Why was Descartes a dualist about mind and body? Was he right to be?
Can the mind (or the soul) exist without the body? If it can, how is that possible? Is there something extra beyond the merely physical world and if yes, what could that be? Rene Descartes thought so and he was a dualist. Why was he a dualist and was he right in being one? In this essay, I will explain reasons why he was a dualist, what that means and where that view leads us.
Descartes was the one who argued that we should doubt everything that we could. He came to the conclusion that we can doubt everything but not that we exist: there must be at least the one who doubts – the thinking thing. In other words: we can doubt that our body exists but not that our mind exists. Is it that way? Can we doubt that our body does not exist but our mind does? If we doubted the existence of our body, where then, would our mind exist? It could be that there is'the malicious demon' which is cheating us (our mind) to think that we have a body or feelings and that we know (learn) things, but all what we really are, the brains (the mind) lies in a glass bowl in the laboratory. If that is true (if the demon exists) there must be at least one who is cheating. Descartes' argued that, if I think, at least I, the mind, the thinking thing, must exist.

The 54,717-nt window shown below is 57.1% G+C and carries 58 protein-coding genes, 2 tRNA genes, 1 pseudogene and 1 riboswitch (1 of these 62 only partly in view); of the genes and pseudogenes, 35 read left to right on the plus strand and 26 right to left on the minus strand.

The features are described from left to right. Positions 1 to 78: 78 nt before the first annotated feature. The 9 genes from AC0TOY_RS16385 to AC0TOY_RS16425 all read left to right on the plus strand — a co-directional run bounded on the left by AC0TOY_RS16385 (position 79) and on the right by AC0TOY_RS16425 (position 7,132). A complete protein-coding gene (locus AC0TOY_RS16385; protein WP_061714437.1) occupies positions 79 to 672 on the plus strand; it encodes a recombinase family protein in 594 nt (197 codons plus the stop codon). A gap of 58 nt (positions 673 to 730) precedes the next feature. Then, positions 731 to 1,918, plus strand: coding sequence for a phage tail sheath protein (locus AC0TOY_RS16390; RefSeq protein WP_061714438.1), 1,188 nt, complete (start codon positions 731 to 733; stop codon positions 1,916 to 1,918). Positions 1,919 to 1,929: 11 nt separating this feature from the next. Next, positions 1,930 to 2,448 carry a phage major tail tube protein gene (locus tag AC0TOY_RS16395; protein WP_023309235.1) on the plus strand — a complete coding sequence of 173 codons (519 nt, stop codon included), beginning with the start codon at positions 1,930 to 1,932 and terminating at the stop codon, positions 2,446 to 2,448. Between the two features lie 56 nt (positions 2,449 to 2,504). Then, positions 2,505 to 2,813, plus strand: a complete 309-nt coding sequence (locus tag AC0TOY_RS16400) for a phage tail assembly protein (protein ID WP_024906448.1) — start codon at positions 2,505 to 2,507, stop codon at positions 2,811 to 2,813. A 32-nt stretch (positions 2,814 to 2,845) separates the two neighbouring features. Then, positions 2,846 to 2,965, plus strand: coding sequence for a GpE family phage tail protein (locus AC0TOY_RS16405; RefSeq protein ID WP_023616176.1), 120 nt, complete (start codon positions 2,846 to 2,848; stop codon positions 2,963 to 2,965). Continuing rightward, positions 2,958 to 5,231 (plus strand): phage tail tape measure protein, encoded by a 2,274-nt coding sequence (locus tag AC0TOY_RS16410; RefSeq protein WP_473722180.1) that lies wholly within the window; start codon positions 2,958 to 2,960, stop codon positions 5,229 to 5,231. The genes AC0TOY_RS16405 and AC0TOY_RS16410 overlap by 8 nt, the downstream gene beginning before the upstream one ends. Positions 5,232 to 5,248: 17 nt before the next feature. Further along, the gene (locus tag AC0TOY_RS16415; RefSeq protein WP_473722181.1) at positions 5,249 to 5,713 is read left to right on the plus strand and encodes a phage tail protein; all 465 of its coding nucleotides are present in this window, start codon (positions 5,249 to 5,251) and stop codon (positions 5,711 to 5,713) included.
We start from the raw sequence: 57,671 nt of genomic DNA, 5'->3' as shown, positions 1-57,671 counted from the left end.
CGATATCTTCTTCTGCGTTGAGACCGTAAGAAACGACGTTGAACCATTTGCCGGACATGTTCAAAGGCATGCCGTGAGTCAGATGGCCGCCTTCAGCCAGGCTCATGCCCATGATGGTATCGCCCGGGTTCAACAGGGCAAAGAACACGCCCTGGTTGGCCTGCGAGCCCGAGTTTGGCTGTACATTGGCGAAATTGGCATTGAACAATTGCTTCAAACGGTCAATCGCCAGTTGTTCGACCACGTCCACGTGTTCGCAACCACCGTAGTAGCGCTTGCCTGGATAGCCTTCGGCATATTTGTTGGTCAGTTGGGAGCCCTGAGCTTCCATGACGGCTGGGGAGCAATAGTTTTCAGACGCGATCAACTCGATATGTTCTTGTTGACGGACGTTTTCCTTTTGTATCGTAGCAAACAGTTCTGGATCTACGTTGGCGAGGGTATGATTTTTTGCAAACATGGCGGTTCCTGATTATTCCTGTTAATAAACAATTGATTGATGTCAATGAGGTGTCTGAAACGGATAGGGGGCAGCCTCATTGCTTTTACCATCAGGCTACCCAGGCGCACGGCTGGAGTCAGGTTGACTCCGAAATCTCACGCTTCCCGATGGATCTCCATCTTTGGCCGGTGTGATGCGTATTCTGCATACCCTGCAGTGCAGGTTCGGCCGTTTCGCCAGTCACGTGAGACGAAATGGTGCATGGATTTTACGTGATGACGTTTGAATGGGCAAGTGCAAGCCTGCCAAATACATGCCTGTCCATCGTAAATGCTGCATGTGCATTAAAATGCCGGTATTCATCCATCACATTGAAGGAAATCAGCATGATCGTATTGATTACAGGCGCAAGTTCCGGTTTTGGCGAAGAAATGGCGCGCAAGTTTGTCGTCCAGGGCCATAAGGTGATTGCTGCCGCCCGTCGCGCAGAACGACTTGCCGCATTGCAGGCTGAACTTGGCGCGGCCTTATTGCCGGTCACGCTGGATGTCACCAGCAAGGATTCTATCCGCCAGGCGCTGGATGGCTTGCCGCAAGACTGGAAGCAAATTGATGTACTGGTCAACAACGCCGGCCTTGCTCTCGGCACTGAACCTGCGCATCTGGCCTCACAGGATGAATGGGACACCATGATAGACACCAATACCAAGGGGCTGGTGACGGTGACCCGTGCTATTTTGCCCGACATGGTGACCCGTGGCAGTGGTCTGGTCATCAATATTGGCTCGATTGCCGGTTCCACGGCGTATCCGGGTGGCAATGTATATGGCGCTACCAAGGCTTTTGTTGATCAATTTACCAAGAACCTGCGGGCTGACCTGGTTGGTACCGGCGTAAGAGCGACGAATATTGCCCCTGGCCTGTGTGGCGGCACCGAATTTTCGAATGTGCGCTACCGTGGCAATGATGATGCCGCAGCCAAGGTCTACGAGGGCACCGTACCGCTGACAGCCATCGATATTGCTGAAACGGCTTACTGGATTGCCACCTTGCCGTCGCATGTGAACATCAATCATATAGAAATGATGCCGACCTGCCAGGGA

Where does the thinking happen? One can argue that it happens in the brain: it is merely a physical action and there is no space for non-physical things. One can argue that there could still be a place for non-physical things: we do not know everything about the brain. One can say that our thoughts and all our actions are caused by God — that God causes everything. These days we know quite a lot already about how our brains work and everyday, scientist discover more. Am I only that which you cannot see: thoughts?
According to Dualistic thinking, there is something extra beyond the merely physical and the Idealis…